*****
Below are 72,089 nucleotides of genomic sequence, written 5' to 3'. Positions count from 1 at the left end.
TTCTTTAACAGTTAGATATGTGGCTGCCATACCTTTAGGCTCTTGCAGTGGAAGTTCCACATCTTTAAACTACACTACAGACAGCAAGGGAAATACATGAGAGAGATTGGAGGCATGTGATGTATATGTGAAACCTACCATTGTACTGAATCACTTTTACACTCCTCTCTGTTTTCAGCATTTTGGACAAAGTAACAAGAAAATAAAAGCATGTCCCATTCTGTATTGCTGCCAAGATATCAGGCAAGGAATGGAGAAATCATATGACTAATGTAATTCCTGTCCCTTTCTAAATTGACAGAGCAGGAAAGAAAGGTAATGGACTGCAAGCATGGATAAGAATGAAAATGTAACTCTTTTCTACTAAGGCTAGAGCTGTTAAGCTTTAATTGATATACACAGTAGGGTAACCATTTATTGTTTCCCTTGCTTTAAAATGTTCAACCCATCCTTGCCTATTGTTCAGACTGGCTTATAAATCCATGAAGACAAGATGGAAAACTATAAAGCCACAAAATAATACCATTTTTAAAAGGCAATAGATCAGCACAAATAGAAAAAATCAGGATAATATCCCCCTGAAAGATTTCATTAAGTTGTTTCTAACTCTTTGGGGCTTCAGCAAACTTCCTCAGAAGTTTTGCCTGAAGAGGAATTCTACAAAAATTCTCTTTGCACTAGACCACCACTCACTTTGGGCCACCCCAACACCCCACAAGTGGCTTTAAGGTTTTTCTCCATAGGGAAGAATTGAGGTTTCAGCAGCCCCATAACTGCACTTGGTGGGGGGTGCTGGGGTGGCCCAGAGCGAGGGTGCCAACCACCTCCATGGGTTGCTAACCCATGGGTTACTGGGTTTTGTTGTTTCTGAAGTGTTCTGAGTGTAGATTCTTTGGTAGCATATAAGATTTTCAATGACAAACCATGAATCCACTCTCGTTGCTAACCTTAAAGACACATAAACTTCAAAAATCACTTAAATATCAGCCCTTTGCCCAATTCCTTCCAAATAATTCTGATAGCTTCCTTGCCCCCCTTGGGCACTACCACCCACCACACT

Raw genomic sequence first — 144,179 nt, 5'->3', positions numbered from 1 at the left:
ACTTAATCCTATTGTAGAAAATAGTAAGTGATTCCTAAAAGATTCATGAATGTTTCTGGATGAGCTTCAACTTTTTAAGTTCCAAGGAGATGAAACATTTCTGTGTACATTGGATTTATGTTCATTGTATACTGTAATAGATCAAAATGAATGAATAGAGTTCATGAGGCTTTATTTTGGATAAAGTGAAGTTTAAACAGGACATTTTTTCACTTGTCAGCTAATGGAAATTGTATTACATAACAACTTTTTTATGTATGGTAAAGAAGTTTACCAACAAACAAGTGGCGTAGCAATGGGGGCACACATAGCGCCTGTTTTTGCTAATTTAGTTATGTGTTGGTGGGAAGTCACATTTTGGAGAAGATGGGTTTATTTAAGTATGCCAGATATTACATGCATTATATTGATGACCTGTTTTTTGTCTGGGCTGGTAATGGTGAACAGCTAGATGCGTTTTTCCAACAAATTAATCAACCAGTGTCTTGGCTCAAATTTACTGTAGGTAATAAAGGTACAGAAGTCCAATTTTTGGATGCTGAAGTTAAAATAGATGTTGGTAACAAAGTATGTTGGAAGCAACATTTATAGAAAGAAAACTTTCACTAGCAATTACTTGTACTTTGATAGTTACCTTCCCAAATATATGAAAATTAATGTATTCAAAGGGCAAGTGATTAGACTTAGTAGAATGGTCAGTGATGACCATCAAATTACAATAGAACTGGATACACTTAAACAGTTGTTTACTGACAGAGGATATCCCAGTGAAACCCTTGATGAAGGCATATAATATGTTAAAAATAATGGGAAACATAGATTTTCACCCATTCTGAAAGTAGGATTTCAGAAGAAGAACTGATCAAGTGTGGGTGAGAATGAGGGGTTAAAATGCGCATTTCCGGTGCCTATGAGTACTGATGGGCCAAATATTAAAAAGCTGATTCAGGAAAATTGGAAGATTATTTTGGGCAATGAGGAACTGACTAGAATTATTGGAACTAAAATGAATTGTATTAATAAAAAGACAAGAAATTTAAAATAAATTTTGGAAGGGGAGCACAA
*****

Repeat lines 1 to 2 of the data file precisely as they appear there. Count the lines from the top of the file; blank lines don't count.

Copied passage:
Below are 72,089 nucleotides of genomic sequence, written 5' to 3'. Positions count from 1 at the left end.
TTCTTTAACAGTTAGATATGTGGCTGCCATACCTTTAGGCTCTTGCAGTGGAAGTTCCACATCTTTAAACTACACTACAGACAGCAAGGGAAATACATGAGAGAGATTGGAGGCATGTGATGTATATGTGAAACCTACCATTGTACTGAATCACTTTTACACTCCTCTCTGTTTTCAGCATTTTGGACAAAGTAACAAGAAAATAAAAGCATGTCCCATTCTGTATTGCTGCCAAGATATCAGGCAAGGAATGGAGAAATCATATGACTAATGTAATTCCTGTCCCTTTCTAAATTGACAGAGCAGGAAAGAAAGGTAATGGACTGCAAGCATGGATAAGAATGAAAATGTAACTCTTTTCTACTAAGGCTAGAGCTGTTAAGCTTTAATTGATATACACAGTAGGGTAACCATTTATTGTTTCCCTTGCTTTAAAATGTTCAACCCATCCTTGCCTATTGTTCAGACTGGCTTATAAATCCATGAAGACAAGATGGAAAACTATAAAGCCACAAAATAATACCATTTTTAAAAGGCAATAGATCAGCACAAATAGAAAAAATCAGGATAATATCCCCCTGAAAGATTTCATTAAGTTGTTTCTAACTCTTTGGGGCTTCAGCAAACTTCCTCAGAAGTTTTGCCTGAAGAGGAATTCTACAAAAATTCTCTTTGCACTAGACCACCACTCACTTTGGGCCACCCCAACACCCCACAAGTGGCTTTAAGGTTTTTCTCCATAGGGAAGAATTGAGGTTTCAGCAGCCCCATAACTGCACTTGGTGGGGGGTGCTGGGGTGGCCCAGAGCGAGGGTGCCAACCACCTCCATGGGTTGCTAACCCATGGGTTACTGGGTTTTGTTGTTTCTGAAGTGTTCTGAGTGTAGATTCTTTGGTAGCATATAAGATTTTCAATGACAAACCATGAATCCACTCTCGTTGCTAACCTTAAAGACACATAAACTTCAAAAATCACTTAAATATCAGCCCTTTGCCCAATTCCTTCCAAATAATTCTGATAGCTTCCTTGCCCCCCTTGGGCACTACCACCCACCACACT